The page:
On Wed, 2010-05-19 at 13:24 -0400, Bill Guion wrote:

> At 12:30 AM +0200 5/19/10, Rene Veerman wrote:
> >Hi.
> >
> >I'm trying to build a html analyzer that looks at natural words in html text.
> >
> >I'd like to build a routine that walks through the HTML character by
> >character, but i'm not sure on how to properly walk through escaped "
> >and ' characters in javascript or other embedded languages. Skipping
> >the first " and ' is no problem, but after that, the escaped " and ',
> >they can get difficult imo.
> >
> >If you have any ideas on this i'd like to hear 'm..
> >
> >--
> >---------------------------------
> >Greetings from Rene7705,
> >
> >My free open source webcomponents:
> >   http://code.google.com/u/rene7705/
> >   http://mediabeez.ws/downloads (and demos)
> >
> >http://www.facebook.com/rene7705
> >---------------------------------
> Renee,
> I agree with the previous post - what you want to do is non-trivial. 
> However, to address your question: one approach is to create a single 
> quote flag (sqf) and a double quote flag (dqf). When you encounter 
> the first quote, set that flag. When you encounter the second quote 
> of the same type, clear the flag. At the end, both flags should be 
> clear, or the html is mal-formed. You can also get more sophisticated 
> and verify that you do not encounter a single, double, single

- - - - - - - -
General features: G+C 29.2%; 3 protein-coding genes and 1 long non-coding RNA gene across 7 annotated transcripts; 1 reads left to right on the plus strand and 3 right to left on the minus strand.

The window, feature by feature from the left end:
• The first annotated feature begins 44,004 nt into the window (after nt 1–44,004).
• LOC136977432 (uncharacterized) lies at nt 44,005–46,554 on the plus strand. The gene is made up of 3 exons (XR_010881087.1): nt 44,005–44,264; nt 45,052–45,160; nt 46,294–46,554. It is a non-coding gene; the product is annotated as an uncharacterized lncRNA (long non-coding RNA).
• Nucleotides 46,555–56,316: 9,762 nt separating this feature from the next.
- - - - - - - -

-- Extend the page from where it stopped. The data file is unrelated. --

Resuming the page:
> sequence, or a double, single, double sequence. That gets more 
> involved by remembering which quote was first, second, and third - 
> third should be same as second, for example.
>       -----===== Bill =====-----
> -- 
> Don't find fault. Find a remedy. - Henry Ford

It would have to be a lot more complicated than that, consider:

print "document.write('<a href=\"#\" onmouseover=

It's ugly, but potentially possible. I've seen Javascript being used to
write Javascript before because it required less (albeit uglier) code
than using cross-browser code to add event handlers.

The parser could though maybe split off strings it finds within
Javascript like this and parse that with the same function. It could
potentially then call itself recursively each time it encounters a


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